For my first of a series of longer blog posts (expect at least 10 minutes of reading), I wanted to start with some of the pros and cons of learning multiple instruments. Before getting too deep into the weeds, I want to point out that I consider Digital Audio Workstations (DAWs) as instruments and producers and turntablist DJs as musicians. There are many kinds of musicians, though some of their instruments are tough to define, like singers and beatboxers, but the bottom line is that musicians create and/or recreate music.
My hope for my entire blog is twofold: to convince musicians to learn other instruments, as I continually attempt to; and, if you don’t already play an instrument, you should consider learning more than one in order to gain a deeper understanding of the music you already love.
- Gain more perspective
- Helpful in communicating ideas
- Flexibility in finding work
- Expensive, in time and money
- Slower overall development
- Lower chance of being “the best fit” for multiple instruments
Until very recently, I thought multi-instrument musicians were rare, highly-coveted individuals. After all, many famous musicians are known for playing one instrument for their entire career. However, after following a bunch of musicians and songwriters on social media and watching some documentaries, it became clear to me that it’s often the songwriters and the musicians in bands that dabble in other instruments.
I started to wonder if I only liked artists that play lots of instruments because of my own promiscuity with instruments. As I considered the merits and downsides of practicing multiple instruments, I gained a deeper appreciation for the musicians who, like myself, dare to master many instruments.
Since I’m in favor of learning multiple instruments, I’ll start with the downsides and follow with the positives.
Instruments don’t need to be expensive to sound good, but as you develop a relationship with an instrument, it’s normal (perhaps expected) that you would want a better quality instrument or more tools to tweak your sound. For example, you don’t have to look far to find a violin or an acoustic guitar for under $100. But mid-level versions can cost at least $400 (even pre-owned). Some of the most amazing acoustic guitars for professionals can be over $1,000. I would bet that a lot of people pick their first instrument solely on the price tag. I think it’s common to find more guitarists than saxophonists and more ukulelists than drummers because that first instrument is often a gift from a parental figure.
I don’t mean that your parents don’t love you if they won’t buy you that signature John Mayer guitar that you’ve been eyeing at your local music store, but being a musician can be an expensive hobby, even if you’re only playing one instrument. I own two electric bass guitars, have two complete sets of drum shells, one electric guitar, two acoustic guitars, two keyboards, a violin, and a little djembe drum. My parents bought an upright piano for the house, and I keep a piano that was almost thrown out at my friend’s house. My dad lets me use his acoustic and electric guitars. Just for maintaining all of these instruments, I need strings, drum heads, cables, amplifiers, and tuning tools. On my drumset alone (my current favorite instrument), I’ve spent at least $1500 in the past two years getting new beginner-level shells and cymbals, additional hardware and drum heads, and a slew of different drumsticks. You don’t need to do the math to see how quickly multiple instruments will add up!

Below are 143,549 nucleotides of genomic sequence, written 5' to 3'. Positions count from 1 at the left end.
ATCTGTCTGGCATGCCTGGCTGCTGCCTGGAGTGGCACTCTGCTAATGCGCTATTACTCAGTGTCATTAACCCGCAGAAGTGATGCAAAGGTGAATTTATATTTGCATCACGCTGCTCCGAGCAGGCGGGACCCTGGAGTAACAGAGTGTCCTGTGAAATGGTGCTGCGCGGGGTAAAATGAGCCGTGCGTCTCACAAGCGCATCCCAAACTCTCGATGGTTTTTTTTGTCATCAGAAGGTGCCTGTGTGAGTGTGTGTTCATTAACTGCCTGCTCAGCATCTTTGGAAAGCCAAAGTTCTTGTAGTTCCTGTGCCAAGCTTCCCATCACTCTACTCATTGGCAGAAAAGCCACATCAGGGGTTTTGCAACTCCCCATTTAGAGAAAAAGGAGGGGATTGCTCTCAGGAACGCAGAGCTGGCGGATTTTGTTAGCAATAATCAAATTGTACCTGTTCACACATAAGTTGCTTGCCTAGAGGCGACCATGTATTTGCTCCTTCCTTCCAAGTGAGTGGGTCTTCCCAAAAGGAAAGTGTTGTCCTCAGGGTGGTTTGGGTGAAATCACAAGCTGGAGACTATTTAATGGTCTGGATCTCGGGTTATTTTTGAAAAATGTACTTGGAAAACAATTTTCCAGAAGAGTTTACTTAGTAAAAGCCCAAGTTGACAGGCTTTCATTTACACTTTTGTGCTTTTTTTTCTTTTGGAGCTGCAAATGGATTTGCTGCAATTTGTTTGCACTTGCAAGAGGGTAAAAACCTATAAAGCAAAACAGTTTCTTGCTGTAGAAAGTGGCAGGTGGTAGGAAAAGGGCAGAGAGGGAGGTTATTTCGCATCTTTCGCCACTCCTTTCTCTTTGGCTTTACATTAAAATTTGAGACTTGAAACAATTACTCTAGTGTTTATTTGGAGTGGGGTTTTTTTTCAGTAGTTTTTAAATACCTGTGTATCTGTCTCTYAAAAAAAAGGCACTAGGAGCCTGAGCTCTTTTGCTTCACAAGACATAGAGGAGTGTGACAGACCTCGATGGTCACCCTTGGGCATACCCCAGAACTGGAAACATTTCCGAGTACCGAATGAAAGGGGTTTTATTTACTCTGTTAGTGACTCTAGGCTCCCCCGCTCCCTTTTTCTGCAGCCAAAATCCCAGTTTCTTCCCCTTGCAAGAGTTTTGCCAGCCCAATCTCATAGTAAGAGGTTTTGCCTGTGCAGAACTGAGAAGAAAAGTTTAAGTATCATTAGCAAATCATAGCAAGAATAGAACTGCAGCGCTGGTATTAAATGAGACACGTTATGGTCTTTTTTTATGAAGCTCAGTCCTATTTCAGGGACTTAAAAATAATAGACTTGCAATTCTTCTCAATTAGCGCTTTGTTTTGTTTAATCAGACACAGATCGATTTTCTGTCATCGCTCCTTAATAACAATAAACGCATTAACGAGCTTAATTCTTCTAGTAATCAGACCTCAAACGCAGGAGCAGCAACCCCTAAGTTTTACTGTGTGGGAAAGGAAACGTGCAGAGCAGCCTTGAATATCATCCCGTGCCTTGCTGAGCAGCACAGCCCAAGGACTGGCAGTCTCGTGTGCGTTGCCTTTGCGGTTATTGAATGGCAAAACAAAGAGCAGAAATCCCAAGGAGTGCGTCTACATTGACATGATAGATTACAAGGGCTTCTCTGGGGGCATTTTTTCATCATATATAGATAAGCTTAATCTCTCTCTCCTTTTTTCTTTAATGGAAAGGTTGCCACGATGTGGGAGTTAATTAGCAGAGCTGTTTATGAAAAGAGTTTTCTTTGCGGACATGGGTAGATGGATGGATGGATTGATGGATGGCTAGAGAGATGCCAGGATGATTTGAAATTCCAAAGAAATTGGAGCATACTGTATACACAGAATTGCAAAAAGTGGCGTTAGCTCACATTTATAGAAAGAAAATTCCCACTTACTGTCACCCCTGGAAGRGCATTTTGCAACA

Practicing one instrument also takes a lot of time and focus. Getting back into the drums for Flaccid Acid, I was aiming to practice at least one hour every day until I could learn the parts I had written for the songs. Recently, I consider myself lucky to get to practice drums for 15 minutes a week. That’s not even enough time to play all of our songs in one session, so my practice time is very precious. To get anything to stick, I have to really focus on an idea for the little time I can set aside. If you were to practice two instruments, (I do not recommend playing them simultaneously unless that’s your act, like Nate Wood AKA “fOUR“) you would have to choose one instrument at a time to work on. The dedicated can spend years practicing and still find more things to learn or perfect on their single favorite instrument, but the promiscuous have to divide those years of dedication across each instrument. You can often tell a musician’s favorite instrument by how comfortably they play it.